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Latitude: 52.7291 / 52°43'44"N
Longitude: 1.1653 / 1°9'55"E
OS Eastings: 613829
OS Northings: 319302
OS Grid: TG138193
Mapcode National: GBR VDX.TP9
Mapcode Global: WHLRV.WN3P
Plus Code: 9F43P5H8+J4
Entry Name: Swannington Hall
Listing Date: 19 January 1952
Source: Historic England
Source ID: 1263205
English Heritage Legacy ID: 228042
Location: Swannington, Broadland, Norfolk, NR9
Civil Parish: Swannington
Traditional County: Norfolk
Lieutenancy Area (Ceremonial County): Norfolk
Church of England Parish: Swannington St Margaret
Church of England Diocese: Norwich
39/8/82 CHURCH LANE
09-JAN-52 Swannington Hall
Swannington Hall is a moated manor house of C15 and later.
The Hall is constructed of red brick, brick and flint with plain tile gable roofs.
it has an asymmetric 'H' plan of two storeys and attics with off centre porch to the west and outshots and a single storey wing of later date to the east
There is a part-corbelled stack on the north-east gable of the north wing comprising 4 octagonal shafts with bases and capitals. There are off-centre axial stacks in the central range with that to the south comprising 4 octagonal shafts with bases and capitals and that to the north a circular shaft with 4 attached rectangular pilasters.
The façade to the west has crosswings with stepped gables, moulded brick kneelers to the north and south, the latter perhaps incorporating fragments of a C15 building. The central bay to the façade has four C19 3-light mullion and transom windows in chamfered reveals to the west of the porch, and there are two pairs of similarly arranged windows to the crosswings. The porch has a rendered 3-centred arch and rectangular hood mould, with a central window, stepped gable and finial above. There is a C16 battened and boarded entrance door with triple shafted frame. On the east elevation, there are C19 and C20 windows to the ground and first floor. A door with Tudor-arched head lies adjacent to the south wing and above is a casement window with roll moulded mullions. The north elevation has a door with Tudor-arched head and massive frame at ground floor and two C19 Gothic windows to the first floor. The south elevation has three C19 four-over-four sash windows at ground and first floor.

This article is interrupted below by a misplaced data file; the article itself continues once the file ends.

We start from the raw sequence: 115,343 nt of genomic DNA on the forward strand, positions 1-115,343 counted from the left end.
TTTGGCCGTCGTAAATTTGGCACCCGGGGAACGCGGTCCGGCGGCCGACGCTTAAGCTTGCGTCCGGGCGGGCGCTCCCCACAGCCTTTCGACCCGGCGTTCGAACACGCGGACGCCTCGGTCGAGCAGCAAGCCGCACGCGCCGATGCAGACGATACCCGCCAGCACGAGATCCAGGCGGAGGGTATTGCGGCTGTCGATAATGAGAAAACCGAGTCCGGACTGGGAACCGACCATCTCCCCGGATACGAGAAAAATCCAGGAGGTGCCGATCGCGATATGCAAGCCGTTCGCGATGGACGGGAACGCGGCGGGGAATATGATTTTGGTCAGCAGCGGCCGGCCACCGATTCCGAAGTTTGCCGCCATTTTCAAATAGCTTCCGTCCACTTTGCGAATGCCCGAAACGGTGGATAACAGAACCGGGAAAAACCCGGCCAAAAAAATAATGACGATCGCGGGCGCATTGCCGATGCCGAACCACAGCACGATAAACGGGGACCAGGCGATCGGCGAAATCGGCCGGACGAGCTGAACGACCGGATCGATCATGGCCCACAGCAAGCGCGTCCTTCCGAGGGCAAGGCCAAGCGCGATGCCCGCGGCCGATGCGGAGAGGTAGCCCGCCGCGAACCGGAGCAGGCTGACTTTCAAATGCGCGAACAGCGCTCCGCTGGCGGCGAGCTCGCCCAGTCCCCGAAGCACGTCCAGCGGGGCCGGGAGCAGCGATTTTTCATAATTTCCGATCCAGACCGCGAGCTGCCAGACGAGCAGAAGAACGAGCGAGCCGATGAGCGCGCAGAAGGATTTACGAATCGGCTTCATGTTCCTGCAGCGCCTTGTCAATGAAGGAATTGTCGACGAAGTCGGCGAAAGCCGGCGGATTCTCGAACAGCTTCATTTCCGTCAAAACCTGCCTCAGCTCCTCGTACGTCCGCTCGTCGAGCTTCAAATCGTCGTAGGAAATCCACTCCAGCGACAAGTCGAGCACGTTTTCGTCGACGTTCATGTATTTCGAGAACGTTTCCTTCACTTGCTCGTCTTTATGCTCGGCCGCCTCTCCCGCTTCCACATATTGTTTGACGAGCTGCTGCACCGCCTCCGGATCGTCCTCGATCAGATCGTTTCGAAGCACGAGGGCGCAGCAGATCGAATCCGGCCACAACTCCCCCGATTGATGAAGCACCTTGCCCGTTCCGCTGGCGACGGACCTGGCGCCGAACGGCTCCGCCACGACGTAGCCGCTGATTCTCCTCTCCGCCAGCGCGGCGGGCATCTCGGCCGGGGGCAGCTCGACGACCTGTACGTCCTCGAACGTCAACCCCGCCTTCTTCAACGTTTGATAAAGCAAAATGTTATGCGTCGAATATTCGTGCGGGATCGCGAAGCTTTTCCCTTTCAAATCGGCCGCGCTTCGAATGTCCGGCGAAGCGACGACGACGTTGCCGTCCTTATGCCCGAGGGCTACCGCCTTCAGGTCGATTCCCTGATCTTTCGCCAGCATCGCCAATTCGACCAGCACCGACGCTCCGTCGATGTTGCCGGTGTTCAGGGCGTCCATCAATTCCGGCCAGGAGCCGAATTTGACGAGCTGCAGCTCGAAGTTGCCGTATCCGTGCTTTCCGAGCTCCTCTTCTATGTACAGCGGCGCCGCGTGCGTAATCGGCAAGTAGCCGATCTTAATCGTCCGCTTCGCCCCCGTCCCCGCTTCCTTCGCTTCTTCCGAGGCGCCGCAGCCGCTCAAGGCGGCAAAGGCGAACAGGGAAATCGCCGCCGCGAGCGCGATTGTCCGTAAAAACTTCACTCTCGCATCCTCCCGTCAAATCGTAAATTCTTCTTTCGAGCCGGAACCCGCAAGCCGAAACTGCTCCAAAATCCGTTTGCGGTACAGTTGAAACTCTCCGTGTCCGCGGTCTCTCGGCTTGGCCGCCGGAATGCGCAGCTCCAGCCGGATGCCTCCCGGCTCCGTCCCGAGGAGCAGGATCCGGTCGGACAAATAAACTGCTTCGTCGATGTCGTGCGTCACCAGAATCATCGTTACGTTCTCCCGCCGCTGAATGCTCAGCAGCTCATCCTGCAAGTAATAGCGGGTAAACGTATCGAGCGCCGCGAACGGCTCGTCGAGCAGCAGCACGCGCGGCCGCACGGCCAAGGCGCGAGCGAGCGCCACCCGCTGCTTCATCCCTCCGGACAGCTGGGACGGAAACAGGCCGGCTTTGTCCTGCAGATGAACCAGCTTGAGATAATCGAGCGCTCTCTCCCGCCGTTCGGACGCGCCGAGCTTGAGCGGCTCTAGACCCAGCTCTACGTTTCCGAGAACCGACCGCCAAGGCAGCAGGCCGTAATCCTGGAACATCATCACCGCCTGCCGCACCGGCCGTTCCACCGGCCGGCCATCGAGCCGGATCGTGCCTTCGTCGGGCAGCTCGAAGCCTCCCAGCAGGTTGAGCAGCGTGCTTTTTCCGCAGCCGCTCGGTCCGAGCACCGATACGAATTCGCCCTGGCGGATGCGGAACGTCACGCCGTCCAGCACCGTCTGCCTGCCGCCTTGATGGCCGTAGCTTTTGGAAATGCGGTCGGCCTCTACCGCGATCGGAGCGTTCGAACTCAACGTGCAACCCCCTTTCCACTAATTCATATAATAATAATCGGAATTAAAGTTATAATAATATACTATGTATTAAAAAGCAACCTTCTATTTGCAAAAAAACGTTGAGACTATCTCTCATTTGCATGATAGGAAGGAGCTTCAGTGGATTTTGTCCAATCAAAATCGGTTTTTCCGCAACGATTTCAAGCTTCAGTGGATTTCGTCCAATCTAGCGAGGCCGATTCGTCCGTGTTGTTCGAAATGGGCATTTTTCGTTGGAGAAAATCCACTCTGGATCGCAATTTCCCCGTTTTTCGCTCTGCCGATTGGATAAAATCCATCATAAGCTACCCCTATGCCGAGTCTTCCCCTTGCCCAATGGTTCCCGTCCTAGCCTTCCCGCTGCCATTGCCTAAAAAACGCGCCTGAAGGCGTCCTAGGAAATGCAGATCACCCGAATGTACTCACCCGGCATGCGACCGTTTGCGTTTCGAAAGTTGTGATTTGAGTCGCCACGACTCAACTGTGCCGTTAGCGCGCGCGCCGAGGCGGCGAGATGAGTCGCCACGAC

The central hall has heavily roll moulded principal and common joists and a C16 stone fireplace with a Tudor arch and roses in the spandrels. There are C19 doorways with Tudor arches. In the parlour are moulded principal and common joists. There are moulded newels to the stairs in original locations and C16 studded partitions in association with solid tread stairs. The attic floor has stopped and chamfered transverse bridging beams supporting joists with carpenters marks. There is a clasped purlin roof structure over the central range and north wing with arched braces from the principal rafter to the collar and wind braces. The principals are stopped and chamfered, cranked and reduced at the junction with the collar.
The extant moat around the current hall may relate to the C12 occupation of the site. The earliest phase of the current hall is probably the south wing incorporating fabric of the late C15. At the beginning of the C16, the hall was owned by the Richers family but it is clear that when John Richers wrote his will in 1501 the family had lived at the hall for some time. Later descendents of John Richers remodelled the hall approximately to its current configuration. Notable later occupants include the Bladwells and at times in its history, the Hall has been used as a farmhouse. There are many building campaigns apparent in the historic fabric of the building. For example the east elevation of the south wing contains flint walling below diapered brick work. The east face of the north wing and west face of the south wing were refronted probably in the C17. The west face of the north wing was refronted in the C19.
Kelly, G I, 1988 'Swannington Hall, A History'. Unpublished report.
REASONS FOR DESIGNATION DECISION
Swannington Hall is designated in grade II* for the following principal reasons.
* It contains historic fabric of the C15 and later.
* It retains significant interior features of the C16 and later including the roof structure, fireplaces, doors and stairs.
* It has a well-documented history which underpins its claim to more than special interest.
* Changes made during its long history of use reflect the development of domestic architecture in the country from the late medieval period onwards.
LISTING NGR TG13829 19302
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